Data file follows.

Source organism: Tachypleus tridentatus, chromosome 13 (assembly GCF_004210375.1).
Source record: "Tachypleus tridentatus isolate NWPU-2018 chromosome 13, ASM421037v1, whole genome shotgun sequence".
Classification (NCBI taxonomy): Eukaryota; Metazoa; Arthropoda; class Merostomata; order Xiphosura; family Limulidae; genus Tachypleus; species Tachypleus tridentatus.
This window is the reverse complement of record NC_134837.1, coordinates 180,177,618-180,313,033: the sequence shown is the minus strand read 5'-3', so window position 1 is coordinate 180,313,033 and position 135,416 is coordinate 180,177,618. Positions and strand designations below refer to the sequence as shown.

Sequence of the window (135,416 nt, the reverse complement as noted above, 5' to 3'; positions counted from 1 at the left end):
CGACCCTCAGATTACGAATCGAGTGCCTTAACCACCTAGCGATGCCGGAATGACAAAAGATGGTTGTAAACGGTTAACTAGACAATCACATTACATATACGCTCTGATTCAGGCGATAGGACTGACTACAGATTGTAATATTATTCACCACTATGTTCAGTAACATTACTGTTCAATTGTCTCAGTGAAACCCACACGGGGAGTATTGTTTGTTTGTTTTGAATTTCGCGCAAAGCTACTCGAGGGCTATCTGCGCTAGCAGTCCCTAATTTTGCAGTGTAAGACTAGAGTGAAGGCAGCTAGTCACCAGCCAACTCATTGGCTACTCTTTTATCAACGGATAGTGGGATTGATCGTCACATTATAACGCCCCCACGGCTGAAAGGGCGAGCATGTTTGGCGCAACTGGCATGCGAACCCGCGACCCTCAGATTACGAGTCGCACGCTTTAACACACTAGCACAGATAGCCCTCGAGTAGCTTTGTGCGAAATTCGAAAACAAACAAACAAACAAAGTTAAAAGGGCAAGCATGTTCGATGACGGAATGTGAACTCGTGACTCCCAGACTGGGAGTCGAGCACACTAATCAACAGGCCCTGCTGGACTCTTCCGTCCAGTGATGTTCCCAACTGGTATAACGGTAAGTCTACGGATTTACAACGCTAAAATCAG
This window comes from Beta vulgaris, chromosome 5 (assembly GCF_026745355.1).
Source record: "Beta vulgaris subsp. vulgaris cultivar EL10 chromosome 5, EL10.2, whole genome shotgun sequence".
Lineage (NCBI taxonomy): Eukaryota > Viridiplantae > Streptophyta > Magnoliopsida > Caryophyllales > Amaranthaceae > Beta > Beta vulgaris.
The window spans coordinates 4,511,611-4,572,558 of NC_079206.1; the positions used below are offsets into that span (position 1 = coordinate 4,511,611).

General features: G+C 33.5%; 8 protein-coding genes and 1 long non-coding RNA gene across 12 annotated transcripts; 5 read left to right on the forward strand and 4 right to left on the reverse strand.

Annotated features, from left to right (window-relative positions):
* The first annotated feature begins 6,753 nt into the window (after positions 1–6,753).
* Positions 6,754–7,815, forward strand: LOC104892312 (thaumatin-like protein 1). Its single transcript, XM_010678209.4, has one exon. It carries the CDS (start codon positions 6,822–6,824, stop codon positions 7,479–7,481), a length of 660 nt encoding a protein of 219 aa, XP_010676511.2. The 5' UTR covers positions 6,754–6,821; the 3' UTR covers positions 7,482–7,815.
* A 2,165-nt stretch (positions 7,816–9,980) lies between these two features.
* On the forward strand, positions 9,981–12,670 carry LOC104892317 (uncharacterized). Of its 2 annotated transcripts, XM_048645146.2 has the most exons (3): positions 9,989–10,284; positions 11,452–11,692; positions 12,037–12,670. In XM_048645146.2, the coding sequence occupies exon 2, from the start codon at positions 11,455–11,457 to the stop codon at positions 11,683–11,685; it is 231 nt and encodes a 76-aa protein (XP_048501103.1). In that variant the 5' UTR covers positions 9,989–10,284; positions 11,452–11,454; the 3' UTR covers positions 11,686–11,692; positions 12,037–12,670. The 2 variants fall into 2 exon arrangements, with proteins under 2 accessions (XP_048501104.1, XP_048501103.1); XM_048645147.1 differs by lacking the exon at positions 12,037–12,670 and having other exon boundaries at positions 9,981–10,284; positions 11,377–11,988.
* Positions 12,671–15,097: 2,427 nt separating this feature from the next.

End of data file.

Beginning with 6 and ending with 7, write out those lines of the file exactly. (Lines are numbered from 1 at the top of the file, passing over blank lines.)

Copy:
CGACCCTCAGATTACGAATCGAGTGCCTTAACCACCTAGCGATGCCGGAATGACAAAAGATGGTTGTAAACGGTTAACTAGACAATCACATTACATATACGCTCTGATTCAGGCGATAGGACTGACTACAGATTGTAATATTATTCACCACTATGTTCAGTAACATTACTGTTCAATTGTCTCAGTGAAACCCACACGGGGAGTATTGTTTGTTTGTTTTGAATTTCGCGCAAAGCTACTCGAGGGCTATCTGCGCTAGCAGTCCCTAATTTTGCAGTGTAAGACTAGAGTGAAGGCAGCTAGTCACCAGCCAACTCATTGGCTACTCTTTTATCAACGGATAGTGGGATTGATCGTCACATTATAACGCCCCCACGGCTGAAAGGGCGAGCATGTTTGGCGCAACTGGCATGCGAACCCGCGACCCTCAGATTACGAGTCGCACGCTTTAACACACTAGCACAGATAGCCCTCGAGTAGCTTTGTGCGAAATTCGAAAACAAACAAACAAACAAAGTTAAAAGGGCAAGCATGTTCGATGACGGAATGTGAACTCGTGACTCCCAGACTGGGAGTCGAGCACACTAATCAACAGGCCCTGCTGGACTCTTCCGTCCAGTGATGTTCCCAACTGGTATAACGGTAAGTCTACGGATTTACAACGCTAAAATCAG
This window comes from Beta vulgaris, chromosome 5 (assembly GCF_026745355.1).